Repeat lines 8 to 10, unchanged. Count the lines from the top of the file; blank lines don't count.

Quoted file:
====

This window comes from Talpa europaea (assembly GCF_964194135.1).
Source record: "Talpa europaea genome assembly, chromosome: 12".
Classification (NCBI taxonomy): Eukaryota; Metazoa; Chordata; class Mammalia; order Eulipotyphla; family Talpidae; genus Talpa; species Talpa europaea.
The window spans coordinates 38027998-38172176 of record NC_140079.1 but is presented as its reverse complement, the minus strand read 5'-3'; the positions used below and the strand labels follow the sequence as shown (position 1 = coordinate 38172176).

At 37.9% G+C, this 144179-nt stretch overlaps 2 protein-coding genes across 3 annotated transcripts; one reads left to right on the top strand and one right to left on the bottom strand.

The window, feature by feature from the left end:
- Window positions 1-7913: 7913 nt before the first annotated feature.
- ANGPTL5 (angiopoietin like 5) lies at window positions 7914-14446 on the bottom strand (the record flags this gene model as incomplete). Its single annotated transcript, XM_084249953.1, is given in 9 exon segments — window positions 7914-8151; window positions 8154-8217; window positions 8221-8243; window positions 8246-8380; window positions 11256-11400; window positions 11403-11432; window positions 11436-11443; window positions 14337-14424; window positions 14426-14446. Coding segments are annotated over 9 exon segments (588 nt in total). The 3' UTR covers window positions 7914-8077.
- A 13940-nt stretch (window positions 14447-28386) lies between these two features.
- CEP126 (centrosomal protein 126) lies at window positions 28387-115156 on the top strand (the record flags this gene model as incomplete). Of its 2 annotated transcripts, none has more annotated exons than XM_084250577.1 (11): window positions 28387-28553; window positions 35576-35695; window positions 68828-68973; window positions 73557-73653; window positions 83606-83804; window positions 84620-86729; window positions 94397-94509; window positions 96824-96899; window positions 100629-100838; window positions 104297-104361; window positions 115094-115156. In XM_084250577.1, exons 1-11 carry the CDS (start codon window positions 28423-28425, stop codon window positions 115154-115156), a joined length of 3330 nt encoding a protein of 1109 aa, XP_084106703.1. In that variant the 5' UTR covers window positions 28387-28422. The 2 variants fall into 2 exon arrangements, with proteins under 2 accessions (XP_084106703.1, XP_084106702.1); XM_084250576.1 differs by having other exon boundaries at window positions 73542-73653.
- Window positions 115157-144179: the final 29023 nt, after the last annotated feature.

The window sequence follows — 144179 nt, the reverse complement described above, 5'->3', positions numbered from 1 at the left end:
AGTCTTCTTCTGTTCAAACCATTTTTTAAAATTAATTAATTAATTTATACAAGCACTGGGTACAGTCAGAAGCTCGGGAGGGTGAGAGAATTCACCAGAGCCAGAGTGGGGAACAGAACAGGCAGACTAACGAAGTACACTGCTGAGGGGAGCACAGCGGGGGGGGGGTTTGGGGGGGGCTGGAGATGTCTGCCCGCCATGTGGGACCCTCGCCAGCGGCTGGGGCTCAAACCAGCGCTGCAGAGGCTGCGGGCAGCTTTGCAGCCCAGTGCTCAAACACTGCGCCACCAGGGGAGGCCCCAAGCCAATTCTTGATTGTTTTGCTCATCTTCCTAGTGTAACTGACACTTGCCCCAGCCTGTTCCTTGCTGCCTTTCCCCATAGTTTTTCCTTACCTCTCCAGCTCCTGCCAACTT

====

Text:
- ANGPTL5 (angiopoietin like 5) lies at window positions 7914-14446 on the bottom strand (the record flags this gene model as incomplete). Its single annotated transcript, XM_084249953.1, is given in 9 exon segments — window positions 7914-8151; window positions 8154-8217; window positions 8221-8243; window positions 8246-8380; window positions 11256-11400; window positions 11403-11432; window positions 11436-11443; window positions 14337-14424; window positions 14426-14446. Coding segments are annotated over 9 exon segments (588 nt in total). The 3' UTR covers window positions 7914-8077.
- A 13940-nt stretch (window positions 14447-28386) lies between these two features.
- CEP126 (centrosomal protein 126) lies at window positions 28387-115156 on the top strand (the record flags this gene model as incomplete). Of its 2 annotated transcripts, none has more annotated exons than XM_084250577.1 (11): window positions 28387-28553; window positions 35576-35695; window positions 68828-68973; window positions 73557-73653; window positions 83606-83804; window positions 84620-86729; window positions 94397-94509; window positions 96824-96899; window positions 100629-100838; window positions 104297-104361; window positions 115094-115156. In XM_084250577.1, exons 1-11 carry the CDS (start codon window positions 28423-28425, stop codon window positions 115154-115156), a joined length of 3330 nt encoding a protein of 1109 aa, XP_084106703.1. In that variant the 5' UTR covers window positions 28387-28422. The 2 variants fall into 2 exon arrangements, with proteins under 2 accessions (XP_084106703.1, XP_084106702.1); XM_084250576.1 differs by having other exon boundaries at window positions 73542-73653.